The J-Blade LEDS on the XE accentuate the width at the front, as do the F-Type-style rear lights. The low roof-line at the back gives the car a coupe-like stance adding to the drama, with big wheels pushed out to the far corners. The inside is simple yet stylish, with a wraparound fascia similar to that on the XJ, which makes the car feel welcoming inside.
Range topping S variants add beefier front and rear bumpers as well as larger alloy wheels. It's by far the most handsome XE in the lineup with the more aggressive styling amplifying its coupe like proportions.
Of the two diesels, the lower powered unit has impressive emissions of 99g/km, making it the company car user’s pick. The more powerful 178bhp engine, meanwhile, is smooth and punchy, yet still efficient.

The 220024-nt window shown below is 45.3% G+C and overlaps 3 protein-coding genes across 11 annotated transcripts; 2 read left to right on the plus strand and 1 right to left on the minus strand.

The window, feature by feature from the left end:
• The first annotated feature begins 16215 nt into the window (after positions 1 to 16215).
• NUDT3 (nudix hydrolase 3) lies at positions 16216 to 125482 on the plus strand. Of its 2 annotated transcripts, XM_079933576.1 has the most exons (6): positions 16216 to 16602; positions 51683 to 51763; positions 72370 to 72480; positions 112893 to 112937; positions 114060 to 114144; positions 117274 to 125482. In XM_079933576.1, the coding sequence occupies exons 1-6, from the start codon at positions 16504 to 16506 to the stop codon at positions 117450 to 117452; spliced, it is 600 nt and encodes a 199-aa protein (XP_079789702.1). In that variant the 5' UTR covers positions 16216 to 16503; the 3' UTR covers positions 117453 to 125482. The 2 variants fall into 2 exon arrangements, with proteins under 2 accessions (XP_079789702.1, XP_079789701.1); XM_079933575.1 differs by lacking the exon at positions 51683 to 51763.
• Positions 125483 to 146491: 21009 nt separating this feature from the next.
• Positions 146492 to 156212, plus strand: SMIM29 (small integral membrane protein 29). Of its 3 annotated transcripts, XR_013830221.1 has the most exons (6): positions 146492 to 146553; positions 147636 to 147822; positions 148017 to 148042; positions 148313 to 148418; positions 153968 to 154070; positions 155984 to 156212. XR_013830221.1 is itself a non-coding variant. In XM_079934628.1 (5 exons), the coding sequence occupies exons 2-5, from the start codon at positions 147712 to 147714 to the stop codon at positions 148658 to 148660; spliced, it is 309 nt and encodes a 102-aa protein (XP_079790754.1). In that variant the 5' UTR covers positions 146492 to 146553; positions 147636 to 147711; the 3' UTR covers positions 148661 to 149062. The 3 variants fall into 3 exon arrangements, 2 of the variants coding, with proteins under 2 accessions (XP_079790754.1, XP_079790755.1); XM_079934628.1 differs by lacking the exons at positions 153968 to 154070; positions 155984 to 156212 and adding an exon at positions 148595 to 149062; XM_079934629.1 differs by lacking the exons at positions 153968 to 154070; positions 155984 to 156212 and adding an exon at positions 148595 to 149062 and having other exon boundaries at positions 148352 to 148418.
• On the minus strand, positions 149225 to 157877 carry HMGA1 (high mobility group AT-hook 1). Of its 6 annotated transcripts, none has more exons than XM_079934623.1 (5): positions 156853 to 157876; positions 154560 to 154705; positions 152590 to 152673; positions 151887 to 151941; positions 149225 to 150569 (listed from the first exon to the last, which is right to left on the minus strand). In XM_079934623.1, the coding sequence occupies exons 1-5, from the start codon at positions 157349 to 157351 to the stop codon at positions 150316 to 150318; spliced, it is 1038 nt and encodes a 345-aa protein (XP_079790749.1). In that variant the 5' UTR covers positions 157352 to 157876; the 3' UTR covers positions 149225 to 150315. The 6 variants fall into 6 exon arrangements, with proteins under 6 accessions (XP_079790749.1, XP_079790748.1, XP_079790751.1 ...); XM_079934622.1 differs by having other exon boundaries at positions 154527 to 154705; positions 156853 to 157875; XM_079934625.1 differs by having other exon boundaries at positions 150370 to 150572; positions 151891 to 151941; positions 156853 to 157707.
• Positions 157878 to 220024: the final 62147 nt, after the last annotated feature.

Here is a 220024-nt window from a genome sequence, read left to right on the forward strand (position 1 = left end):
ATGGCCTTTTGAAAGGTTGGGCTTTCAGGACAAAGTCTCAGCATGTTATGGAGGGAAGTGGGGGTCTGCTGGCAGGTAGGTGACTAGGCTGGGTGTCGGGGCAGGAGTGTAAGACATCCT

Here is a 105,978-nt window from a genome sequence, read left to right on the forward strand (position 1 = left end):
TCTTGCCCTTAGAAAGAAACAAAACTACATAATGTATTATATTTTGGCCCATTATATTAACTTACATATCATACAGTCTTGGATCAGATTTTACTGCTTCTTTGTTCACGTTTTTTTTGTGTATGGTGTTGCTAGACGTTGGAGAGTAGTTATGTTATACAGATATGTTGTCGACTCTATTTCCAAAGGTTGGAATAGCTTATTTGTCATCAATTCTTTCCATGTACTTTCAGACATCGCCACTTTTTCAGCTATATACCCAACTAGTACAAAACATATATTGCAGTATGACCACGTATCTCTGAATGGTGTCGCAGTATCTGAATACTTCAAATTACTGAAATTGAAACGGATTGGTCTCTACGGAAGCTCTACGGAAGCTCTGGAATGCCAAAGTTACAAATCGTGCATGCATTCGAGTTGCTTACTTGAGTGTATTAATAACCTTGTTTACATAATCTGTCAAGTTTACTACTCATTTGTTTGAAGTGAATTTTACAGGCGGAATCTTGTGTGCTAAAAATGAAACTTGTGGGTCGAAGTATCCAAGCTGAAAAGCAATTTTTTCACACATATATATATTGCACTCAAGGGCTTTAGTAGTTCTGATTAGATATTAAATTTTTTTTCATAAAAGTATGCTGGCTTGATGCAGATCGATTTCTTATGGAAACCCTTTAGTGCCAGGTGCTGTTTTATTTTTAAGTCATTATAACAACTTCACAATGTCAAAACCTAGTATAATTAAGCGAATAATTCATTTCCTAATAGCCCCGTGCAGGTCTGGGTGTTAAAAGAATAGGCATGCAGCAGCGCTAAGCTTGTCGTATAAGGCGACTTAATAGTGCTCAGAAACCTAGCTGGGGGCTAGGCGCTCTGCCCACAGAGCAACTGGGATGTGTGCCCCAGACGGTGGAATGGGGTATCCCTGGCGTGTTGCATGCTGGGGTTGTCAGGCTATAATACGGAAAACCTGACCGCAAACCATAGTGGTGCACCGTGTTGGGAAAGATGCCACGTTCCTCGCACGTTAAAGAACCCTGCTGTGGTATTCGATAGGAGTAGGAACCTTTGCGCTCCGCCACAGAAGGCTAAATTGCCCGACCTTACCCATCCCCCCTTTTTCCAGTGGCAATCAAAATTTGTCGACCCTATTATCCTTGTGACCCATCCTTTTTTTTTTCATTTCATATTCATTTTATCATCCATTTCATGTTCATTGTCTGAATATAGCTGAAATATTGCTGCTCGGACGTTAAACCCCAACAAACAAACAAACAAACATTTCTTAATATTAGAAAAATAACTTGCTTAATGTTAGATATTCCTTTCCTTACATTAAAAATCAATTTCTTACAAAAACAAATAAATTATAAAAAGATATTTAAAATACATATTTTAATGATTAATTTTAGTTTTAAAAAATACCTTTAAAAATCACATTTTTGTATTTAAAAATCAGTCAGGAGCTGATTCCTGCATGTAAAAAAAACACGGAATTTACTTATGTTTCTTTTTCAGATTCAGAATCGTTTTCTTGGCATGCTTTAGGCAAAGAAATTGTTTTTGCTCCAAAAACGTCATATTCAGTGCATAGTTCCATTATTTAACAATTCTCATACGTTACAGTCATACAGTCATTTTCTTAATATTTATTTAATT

Throttle response is good and refinement is excellent thanks to the new Ingenium diesel engines. It begins to make itself known above 4,000rpm but because most of the power is available before then you rarely have to extend the diesel engine beyond that.
Even our R-Sport model with its sportier settings and bigger wheels rode well – it’s firm, but forgiving and feels exactly how you’d want a small sporting Jaguar saloon to feel. The electric power steering is quick to react and offers plenty of feel when away from the slightly numb straight ahead position. The eight-speed auto gearbox shifts swiftly too.
The supercharged V6 3.0 XE S uses the same engine as the Jaguar F-Type and that makes for a swift saloon, but it never feels massively rapid. Torque Vectoring by the braking system makes for a sharp turn-in and reduces understeer, while there’s plenty of grip on the exit.
Jaguar has a fine reputation for reliability these days, coming an excellent second (and top of all premium makes) in the manufacturer rankings of our annual Driver Power survey. It even beat Lexus (fourth), while Mercedes was ninth, BMW 10th and Audi 12th.